In the U.K. searches for plastic and human health increased by 41% in the last year. On social media, hashtags such as #plasticfree and #beachclean were common with many sharing pictures of plastic on beaches. Compared to the Netherlands, it was also common for people to advertise local businesses that made plastic-free products such as coasters or jewelry. Furthermore, people called out companies for a lack of plastic-free packaging and the government for inaction on a plastic ban.

In the top three hashtags we studied, #nomoreplastic was the most popular in the U.K. The hashtag had an average search volume of 112 from April 2020 to March 2021. It grew by 31% during the 1-year period. This also suggests that the type of content and messaging that resonated with them the most are on the reduction of plastic usage and the need to live a sustainable lifestyle.

3. What’s Next?

In the Netherlands and the U.K., campaigns around plastic pollution have established a level of awareness among the population about its harm. Search behavior shows growing interest in the specific types of plastic and how to reduce plastic use. These digital insights can inform the next steps and actions:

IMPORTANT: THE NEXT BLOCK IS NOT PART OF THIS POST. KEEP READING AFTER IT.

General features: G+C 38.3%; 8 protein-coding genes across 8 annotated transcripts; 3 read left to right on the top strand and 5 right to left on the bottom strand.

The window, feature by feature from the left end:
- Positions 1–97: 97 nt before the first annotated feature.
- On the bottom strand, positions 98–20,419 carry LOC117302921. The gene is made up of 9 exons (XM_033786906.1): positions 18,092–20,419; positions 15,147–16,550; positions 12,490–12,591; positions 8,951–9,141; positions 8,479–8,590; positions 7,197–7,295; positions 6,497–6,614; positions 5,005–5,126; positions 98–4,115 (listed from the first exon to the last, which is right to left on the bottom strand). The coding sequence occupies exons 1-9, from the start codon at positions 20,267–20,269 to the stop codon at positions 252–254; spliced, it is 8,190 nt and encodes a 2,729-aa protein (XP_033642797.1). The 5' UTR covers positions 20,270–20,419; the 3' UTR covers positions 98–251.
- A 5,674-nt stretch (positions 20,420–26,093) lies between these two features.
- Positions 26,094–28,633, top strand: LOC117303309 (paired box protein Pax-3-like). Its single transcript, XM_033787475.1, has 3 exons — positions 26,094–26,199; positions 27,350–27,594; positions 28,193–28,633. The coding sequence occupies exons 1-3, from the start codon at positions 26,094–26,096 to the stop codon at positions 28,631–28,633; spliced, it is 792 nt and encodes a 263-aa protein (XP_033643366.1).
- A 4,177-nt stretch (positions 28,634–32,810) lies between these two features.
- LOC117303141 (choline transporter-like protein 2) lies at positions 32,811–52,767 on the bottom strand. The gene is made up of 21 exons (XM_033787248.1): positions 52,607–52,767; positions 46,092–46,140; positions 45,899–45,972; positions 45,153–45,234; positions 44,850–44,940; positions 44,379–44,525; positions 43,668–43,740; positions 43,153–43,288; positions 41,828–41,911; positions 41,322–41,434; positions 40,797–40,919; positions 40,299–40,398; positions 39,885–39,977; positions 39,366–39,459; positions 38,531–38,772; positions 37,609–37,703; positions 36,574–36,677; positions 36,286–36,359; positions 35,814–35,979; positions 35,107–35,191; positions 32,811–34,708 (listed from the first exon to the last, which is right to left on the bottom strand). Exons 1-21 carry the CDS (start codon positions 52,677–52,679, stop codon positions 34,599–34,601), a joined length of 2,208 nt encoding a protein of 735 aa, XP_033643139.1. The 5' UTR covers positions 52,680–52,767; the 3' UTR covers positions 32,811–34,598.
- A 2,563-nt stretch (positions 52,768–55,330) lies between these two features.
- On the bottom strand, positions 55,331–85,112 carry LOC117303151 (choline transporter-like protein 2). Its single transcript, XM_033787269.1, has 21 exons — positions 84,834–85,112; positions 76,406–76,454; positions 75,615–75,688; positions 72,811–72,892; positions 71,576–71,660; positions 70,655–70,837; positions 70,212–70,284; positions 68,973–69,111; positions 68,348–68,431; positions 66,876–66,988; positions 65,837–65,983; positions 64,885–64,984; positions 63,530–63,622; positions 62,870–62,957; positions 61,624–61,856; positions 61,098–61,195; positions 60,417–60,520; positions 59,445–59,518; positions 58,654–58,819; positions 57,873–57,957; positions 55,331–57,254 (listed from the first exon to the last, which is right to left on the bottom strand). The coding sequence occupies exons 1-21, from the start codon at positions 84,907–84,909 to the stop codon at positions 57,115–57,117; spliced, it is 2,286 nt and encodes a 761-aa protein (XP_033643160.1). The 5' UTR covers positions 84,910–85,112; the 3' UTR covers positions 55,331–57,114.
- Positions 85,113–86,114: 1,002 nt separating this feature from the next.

• Information on specific plastics - Campaigns can share information on the effects of specific types of plastic. In particular, COVID-19 may have sparked interest in plastics used in single-use masks. Campaigns can focus on how plastic pollution is affected during COVID-19 and what lifestyle changes can be made (e.g. use cloth masks).

  • In the UK, partner with local sustainable businesses - Create a coalition or partner campaigns with local businesses that use sustainable practices. This will continue to raise awareness of plastic pollution but also give people alternate choices that are locally supported. Along with local, also shedding light on international brands that are purpose-driven and advocate for a sustainable supply chain. These businesses can use the search keywords that grew (e.g. plastic in your body)

  • In the Netherlands, focus on keywords that spiked - In the last year, keywords like "polypropylene dangerous for health" and “plastic smoke inhalation” have grown significantly. Organizations and climate allies should harness this by redirecting people to the right information and action-oriented advice.

Plastic pollution is a global health crisis that requires urgent attention. Though countries like the U.K. and Netherlands have made progress in raising awareness and initiatives to tackle plastic pollution - more can be done. People are turning to the Internet for information and advice on how they can make a difference. Climate campaigns are also leveraging the Internet to disseminate information at scale and mobilize people. Organizations and climate allies can use digital insights from search behavior to decipher growing interests and how to capitalize those so governments are held accountable and people are driven to act. In order to prevent plastic pollution from overwhelming the Earth and its resources, now is the time for people to take one step further towards a greener future.